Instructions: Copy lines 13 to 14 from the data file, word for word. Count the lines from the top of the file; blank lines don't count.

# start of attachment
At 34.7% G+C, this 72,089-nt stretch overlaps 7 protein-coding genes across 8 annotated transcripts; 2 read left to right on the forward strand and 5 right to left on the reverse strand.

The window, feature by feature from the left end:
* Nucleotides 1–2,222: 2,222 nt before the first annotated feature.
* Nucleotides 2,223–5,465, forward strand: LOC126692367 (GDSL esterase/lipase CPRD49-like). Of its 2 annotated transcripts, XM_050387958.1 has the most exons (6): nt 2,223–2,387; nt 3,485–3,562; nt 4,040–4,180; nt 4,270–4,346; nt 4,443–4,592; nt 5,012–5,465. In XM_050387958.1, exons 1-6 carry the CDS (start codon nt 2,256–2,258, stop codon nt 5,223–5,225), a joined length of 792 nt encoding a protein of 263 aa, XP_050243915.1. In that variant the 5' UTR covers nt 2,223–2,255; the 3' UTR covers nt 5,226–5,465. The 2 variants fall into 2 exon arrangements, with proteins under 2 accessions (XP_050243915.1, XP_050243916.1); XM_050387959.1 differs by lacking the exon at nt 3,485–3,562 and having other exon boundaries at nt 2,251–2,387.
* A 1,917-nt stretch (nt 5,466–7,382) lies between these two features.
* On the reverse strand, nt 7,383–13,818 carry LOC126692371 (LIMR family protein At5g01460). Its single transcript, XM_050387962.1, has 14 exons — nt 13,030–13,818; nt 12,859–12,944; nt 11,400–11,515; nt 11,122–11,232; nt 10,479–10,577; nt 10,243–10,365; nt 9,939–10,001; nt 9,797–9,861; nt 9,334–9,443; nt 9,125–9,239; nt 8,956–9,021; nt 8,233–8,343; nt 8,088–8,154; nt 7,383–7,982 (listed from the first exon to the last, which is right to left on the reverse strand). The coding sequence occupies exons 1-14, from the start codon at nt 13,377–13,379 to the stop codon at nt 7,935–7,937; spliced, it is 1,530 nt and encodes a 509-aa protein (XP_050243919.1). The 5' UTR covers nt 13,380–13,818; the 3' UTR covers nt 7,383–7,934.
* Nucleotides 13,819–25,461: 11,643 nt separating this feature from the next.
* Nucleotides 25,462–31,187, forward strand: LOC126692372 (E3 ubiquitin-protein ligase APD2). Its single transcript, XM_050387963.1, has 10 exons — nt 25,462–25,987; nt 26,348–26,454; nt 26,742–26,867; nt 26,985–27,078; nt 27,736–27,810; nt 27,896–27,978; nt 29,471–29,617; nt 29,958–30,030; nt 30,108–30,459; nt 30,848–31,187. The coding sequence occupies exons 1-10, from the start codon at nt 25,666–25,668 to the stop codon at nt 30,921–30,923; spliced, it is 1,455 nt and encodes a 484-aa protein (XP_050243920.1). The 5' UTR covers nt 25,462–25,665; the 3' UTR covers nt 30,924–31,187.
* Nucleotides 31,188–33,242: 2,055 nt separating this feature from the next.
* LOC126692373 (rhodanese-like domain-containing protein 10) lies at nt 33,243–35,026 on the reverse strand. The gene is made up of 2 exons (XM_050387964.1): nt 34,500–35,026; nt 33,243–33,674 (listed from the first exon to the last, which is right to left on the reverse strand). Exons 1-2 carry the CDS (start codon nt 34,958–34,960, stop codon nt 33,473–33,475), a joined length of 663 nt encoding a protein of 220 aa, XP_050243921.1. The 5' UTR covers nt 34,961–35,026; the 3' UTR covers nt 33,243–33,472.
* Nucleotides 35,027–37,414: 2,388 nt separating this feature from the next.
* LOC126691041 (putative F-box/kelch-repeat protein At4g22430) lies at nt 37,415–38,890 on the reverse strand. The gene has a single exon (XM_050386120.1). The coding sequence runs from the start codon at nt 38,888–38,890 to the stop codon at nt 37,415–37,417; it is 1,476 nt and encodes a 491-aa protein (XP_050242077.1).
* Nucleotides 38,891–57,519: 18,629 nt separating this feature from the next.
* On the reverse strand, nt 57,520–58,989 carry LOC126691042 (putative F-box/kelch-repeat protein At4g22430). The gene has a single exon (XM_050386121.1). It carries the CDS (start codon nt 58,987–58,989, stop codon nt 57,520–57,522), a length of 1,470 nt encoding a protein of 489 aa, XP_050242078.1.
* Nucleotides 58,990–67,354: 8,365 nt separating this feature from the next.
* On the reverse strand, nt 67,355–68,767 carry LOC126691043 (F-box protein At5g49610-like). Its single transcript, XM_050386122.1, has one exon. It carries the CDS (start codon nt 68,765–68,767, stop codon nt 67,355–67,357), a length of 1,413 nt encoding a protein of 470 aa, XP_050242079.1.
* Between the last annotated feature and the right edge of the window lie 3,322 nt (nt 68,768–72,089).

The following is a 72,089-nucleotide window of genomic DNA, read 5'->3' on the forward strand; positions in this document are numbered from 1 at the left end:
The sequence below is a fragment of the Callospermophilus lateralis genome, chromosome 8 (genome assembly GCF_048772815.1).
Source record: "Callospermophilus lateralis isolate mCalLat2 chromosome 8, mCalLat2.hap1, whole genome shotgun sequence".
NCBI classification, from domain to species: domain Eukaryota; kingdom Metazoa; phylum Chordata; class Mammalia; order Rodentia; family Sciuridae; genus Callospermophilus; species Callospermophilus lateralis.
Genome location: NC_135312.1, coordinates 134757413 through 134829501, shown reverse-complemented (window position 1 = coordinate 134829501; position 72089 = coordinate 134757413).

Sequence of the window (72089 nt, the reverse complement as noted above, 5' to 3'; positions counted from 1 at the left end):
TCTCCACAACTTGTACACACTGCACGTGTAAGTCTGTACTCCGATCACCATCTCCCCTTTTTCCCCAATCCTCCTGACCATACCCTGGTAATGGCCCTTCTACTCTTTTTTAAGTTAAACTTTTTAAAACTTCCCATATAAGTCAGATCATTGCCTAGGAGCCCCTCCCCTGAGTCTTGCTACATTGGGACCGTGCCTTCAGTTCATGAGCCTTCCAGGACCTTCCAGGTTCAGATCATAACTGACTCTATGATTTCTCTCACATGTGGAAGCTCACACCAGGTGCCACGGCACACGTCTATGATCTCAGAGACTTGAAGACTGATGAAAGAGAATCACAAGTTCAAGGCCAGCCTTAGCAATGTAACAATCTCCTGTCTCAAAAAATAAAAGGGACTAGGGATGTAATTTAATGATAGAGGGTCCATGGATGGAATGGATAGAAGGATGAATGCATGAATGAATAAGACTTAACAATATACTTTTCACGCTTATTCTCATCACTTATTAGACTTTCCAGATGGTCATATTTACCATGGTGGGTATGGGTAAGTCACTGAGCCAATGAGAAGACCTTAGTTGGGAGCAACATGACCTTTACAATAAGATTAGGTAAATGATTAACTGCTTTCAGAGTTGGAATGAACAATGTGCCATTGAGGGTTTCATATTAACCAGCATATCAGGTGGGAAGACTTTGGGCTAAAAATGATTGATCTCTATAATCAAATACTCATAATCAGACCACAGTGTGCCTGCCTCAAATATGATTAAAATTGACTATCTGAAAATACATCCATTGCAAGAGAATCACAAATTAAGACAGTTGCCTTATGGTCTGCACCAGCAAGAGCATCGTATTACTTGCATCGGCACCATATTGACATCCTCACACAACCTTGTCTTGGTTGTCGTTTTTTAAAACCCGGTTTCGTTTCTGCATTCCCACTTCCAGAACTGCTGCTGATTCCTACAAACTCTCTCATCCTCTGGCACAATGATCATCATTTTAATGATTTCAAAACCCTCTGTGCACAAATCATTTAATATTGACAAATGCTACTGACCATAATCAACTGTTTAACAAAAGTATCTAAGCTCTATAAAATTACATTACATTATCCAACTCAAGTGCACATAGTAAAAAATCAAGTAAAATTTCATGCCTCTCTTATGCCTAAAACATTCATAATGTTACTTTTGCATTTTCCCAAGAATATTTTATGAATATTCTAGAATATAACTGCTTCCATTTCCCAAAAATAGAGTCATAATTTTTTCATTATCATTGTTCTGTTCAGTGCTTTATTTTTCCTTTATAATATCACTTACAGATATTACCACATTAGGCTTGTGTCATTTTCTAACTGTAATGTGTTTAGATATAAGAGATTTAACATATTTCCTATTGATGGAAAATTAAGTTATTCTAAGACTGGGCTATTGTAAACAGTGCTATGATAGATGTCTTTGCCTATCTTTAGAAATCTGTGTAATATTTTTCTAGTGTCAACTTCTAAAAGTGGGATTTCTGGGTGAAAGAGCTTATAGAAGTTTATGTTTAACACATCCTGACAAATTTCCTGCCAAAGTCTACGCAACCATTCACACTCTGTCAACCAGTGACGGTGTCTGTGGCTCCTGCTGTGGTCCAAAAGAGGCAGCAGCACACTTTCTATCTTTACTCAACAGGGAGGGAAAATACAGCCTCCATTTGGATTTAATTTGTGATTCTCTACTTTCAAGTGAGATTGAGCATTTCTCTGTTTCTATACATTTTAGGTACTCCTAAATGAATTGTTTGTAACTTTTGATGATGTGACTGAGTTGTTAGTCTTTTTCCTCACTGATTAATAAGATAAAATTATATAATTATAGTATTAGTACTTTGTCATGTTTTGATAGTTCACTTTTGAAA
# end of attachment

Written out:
* Nucleotides 38,891–57,519: 18,629 nt separating this feature from the next.
* On the reverse strand, nt 57,520–58,989 carry LOC126691042 (putative F-box/kelch-repeat protein At4g22430). The gene has a single exon (XM_050386121.1). It carries the CDS (start codon nt 58,987–58,989, stop codon nt 57,520–57,522), a length of 1,470 nt encoding a protein of 489 aa, XP_050242078.1.